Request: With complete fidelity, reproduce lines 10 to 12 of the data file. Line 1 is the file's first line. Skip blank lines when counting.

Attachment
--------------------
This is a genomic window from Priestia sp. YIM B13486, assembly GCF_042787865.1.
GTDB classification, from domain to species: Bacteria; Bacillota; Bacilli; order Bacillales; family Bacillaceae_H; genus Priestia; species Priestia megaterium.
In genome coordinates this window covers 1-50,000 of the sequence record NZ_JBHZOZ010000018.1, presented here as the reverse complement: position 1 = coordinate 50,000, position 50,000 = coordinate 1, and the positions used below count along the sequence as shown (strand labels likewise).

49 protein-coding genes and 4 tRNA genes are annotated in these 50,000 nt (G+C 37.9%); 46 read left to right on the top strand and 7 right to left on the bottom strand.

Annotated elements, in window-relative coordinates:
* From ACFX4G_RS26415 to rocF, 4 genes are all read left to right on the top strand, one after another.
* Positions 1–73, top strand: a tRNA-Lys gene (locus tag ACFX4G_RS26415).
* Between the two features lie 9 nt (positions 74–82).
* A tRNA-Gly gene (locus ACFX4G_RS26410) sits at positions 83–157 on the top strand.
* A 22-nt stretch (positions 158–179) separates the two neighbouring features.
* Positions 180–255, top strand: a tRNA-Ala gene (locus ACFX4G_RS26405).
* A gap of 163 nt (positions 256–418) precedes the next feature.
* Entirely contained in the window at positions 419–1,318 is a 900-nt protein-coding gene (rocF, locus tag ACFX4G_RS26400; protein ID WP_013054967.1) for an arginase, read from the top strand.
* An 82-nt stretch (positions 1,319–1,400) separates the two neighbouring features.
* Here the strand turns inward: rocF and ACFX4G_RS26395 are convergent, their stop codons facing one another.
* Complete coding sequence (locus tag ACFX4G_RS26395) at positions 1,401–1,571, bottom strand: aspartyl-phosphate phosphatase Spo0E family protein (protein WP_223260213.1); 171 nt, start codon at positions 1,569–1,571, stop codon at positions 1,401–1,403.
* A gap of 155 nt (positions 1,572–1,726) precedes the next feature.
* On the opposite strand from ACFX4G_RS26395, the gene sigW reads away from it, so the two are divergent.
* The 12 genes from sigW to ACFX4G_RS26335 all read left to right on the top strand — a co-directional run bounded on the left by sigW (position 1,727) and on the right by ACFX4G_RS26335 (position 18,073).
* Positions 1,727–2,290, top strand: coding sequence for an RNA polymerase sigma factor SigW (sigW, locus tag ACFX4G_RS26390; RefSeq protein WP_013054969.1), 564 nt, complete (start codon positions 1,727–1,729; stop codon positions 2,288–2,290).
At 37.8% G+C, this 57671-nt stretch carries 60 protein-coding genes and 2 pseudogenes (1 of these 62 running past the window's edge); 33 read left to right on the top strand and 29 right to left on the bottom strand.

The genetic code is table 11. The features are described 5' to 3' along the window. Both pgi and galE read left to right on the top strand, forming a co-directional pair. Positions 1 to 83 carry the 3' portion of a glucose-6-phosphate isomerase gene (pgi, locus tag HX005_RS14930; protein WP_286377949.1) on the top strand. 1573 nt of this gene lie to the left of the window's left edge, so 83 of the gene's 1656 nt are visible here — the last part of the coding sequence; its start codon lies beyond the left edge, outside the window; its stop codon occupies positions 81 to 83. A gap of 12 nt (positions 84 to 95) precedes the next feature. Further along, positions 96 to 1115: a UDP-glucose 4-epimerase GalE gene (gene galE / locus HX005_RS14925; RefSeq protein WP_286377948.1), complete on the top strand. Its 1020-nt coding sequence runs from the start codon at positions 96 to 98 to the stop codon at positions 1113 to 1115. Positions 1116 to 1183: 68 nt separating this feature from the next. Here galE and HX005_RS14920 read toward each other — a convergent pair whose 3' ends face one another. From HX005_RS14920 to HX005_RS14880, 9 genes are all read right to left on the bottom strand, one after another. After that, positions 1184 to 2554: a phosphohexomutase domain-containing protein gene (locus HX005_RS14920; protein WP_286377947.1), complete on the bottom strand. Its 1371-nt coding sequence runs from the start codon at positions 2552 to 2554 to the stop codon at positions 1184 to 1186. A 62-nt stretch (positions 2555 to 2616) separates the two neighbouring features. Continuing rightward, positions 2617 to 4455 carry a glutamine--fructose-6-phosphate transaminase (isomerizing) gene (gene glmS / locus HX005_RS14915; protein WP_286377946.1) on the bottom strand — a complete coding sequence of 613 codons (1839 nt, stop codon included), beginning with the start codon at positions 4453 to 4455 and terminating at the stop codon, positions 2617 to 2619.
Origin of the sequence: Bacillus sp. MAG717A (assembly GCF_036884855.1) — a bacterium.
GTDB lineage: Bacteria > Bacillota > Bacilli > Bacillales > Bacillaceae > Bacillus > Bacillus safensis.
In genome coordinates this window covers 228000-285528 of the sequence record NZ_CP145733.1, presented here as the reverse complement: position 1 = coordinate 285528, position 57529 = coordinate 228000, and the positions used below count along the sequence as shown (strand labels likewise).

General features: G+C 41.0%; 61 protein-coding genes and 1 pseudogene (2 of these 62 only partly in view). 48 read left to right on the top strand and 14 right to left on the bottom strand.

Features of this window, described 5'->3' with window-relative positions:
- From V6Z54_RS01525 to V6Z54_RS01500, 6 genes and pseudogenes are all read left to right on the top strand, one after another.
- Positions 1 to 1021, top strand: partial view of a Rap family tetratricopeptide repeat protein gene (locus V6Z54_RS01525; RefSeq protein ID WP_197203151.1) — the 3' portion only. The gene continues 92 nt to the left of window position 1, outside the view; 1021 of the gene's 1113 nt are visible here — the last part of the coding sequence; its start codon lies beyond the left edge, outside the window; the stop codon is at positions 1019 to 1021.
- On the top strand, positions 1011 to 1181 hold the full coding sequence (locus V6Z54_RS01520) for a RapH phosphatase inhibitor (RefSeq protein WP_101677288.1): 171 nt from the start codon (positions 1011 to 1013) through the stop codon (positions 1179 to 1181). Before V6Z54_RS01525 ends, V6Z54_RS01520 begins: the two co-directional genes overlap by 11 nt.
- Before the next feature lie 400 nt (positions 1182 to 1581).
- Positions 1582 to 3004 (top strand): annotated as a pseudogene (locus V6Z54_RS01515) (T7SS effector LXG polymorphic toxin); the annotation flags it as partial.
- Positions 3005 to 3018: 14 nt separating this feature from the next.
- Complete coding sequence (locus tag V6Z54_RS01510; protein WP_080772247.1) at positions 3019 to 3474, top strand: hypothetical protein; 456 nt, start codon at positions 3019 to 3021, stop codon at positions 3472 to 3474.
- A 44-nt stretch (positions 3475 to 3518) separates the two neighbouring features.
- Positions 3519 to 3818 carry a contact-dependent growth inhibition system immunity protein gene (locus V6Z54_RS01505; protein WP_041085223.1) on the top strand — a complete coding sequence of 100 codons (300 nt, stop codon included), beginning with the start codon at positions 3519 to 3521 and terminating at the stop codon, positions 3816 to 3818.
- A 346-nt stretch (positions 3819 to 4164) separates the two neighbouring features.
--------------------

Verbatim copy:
* A 22-nt stretch (positions 158–179) separates the two neighbouring features.
* Positions 180–255, top strand: a tRNA-Ala gene (locus ACFX4G_RS26405).
* A gap of 163 nt (positions 256–418) precedes the next feature.